New iPhones stop drivers receiving notifications – is it enough?
Apple announced that the new version of their mobile operating system, iOS 11, will have a ‘Do Not Disturb for Driving’ mode. iOS 11 is due for release in September 2017 and this new feature will block notifications appearing if a device is connected to a vehicle through Bluetooth or a cable – or if it simply senses you may be in a car.
This means any new messages or push notifications will not appear, and the screen will remain blank so it no longer distracts drivers while they are behind the wheel.
iPhone users will be able to set up an automatic reply to selected contacts to let them know they are driving and can’t respond at that time. It will be possible for those sending a message to reply to this automatic response with the word ‘urgent’ to notify drivers in the case of genuine emergency situations.
With early statistics indicating that drivers are still using their mobile phones whilst driving, despite harsher penalties being introduced in March this year, this is welcome news.
It was found that more than 200 drivers a day in the UK were caught using their mobile, totalling 6,000 drivers in the first 4 weeks after new penalties were introduced on 1st March.
Now drivers caught using their mobile will receive 6 penalty points and a fine of £200. This essentially means any new drivers found using their phones at the wheel within two years of passing their tests will have their license revoked by DVLA and will need to re-apply for a provisional license.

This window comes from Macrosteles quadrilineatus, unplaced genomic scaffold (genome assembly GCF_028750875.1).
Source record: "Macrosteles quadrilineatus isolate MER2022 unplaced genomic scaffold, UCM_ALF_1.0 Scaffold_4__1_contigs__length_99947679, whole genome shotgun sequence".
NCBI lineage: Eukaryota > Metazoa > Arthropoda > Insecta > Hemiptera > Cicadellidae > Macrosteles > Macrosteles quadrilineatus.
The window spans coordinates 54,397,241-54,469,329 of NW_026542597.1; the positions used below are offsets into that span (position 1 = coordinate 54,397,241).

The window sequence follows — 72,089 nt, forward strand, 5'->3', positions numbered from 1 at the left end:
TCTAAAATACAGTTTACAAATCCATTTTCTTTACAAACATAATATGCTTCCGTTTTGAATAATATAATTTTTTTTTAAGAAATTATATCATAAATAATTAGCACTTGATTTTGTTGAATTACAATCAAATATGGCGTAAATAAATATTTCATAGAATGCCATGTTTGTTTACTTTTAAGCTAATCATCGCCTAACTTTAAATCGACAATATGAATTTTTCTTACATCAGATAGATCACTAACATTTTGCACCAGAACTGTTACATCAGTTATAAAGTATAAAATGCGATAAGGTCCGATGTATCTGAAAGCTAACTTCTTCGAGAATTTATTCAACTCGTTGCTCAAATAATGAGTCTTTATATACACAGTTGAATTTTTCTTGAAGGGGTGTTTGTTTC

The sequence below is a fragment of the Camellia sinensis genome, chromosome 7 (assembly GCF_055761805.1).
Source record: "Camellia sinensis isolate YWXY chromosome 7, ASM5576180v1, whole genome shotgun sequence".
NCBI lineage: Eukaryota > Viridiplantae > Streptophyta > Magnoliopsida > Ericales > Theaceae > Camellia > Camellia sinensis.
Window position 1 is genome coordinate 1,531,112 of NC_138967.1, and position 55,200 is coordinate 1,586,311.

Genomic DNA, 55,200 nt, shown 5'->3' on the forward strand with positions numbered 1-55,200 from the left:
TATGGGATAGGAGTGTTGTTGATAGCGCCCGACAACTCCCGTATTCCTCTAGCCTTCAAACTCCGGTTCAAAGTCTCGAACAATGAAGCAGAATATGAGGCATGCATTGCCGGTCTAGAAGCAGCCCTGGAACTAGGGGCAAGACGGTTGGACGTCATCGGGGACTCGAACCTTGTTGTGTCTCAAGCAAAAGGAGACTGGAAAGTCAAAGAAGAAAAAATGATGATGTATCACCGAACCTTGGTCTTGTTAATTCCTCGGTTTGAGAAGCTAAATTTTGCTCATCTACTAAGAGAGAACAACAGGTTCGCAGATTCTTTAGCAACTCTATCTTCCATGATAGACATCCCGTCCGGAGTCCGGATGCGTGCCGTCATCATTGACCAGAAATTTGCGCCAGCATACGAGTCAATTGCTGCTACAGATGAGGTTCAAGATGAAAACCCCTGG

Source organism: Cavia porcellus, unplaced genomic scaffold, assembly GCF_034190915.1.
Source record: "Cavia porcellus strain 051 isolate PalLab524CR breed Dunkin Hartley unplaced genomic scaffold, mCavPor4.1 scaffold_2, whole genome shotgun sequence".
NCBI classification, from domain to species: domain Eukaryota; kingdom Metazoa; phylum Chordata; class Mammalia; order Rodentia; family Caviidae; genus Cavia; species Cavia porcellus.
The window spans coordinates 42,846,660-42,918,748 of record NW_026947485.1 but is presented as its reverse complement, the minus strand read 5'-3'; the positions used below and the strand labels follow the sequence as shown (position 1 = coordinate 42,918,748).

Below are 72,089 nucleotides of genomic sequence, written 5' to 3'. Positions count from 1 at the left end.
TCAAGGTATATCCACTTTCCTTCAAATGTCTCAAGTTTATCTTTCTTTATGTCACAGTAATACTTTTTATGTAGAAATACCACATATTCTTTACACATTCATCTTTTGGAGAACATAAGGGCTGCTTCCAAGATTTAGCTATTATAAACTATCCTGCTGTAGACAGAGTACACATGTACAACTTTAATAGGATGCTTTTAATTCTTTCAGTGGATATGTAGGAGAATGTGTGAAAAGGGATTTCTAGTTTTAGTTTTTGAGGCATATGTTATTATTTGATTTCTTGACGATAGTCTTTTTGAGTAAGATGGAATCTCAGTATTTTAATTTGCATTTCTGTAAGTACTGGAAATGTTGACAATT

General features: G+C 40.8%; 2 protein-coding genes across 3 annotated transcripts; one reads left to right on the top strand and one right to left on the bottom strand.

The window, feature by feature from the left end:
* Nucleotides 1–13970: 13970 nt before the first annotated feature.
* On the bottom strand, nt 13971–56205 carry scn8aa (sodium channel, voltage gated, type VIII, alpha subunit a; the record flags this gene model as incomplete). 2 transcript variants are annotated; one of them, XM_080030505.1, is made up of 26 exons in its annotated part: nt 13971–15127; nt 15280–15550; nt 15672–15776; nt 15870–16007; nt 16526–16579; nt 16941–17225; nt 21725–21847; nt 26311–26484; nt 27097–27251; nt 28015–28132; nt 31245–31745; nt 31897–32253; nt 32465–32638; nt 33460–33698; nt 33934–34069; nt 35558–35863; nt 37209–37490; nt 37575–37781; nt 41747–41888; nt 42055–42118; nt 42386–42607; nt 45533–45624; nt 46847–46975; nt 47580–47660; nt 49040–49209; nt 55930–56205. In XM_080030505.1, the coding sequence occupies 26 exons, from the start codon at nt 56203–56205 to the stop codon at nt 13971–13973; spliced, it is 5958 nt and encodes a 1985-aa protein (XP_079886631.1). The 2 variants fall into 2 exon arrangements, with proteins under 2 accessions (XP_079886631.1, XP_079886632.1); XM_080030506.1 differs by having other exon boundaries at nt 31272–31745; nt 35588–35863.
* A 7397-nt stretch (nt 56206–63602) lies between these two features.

What about the distraction of hands-free phones?
In the UK, it is not illegal to use hands-free technology to make calls and the technology is often an inbuilt feature in newer cars.
However, hands-free phones have been found to be just as dangerous as using a mobile in the conventional way. Research by the University of Sussex suggests that chatting on hands-free is just as distracting as chatting on a hand-held mobile as drivers were slower to react to hazards - or even spot them at all.
Is it legal to use sat navs in a car?
As with hands-free, using a sat nav in a car is not illegal in the UK. However, if it causes the driver to be distracted and to not be in full control of the vehicle, the same penalties apply as if the driver were using a hand-held phone.
Although the new features being introduced by Apple should hopefully tackle this safety issue further, there are more distractions than simply receiving notifications on your phone while you are driving.
At Digby Brown, we see first-hand the damage caused by distracted drivers on the road due to a momentary lapse in attention. We would encourage every driver to store their mobiles out of reach whilst driving and if using sat navs or hands free, to pay full attention to the roads and environment around you.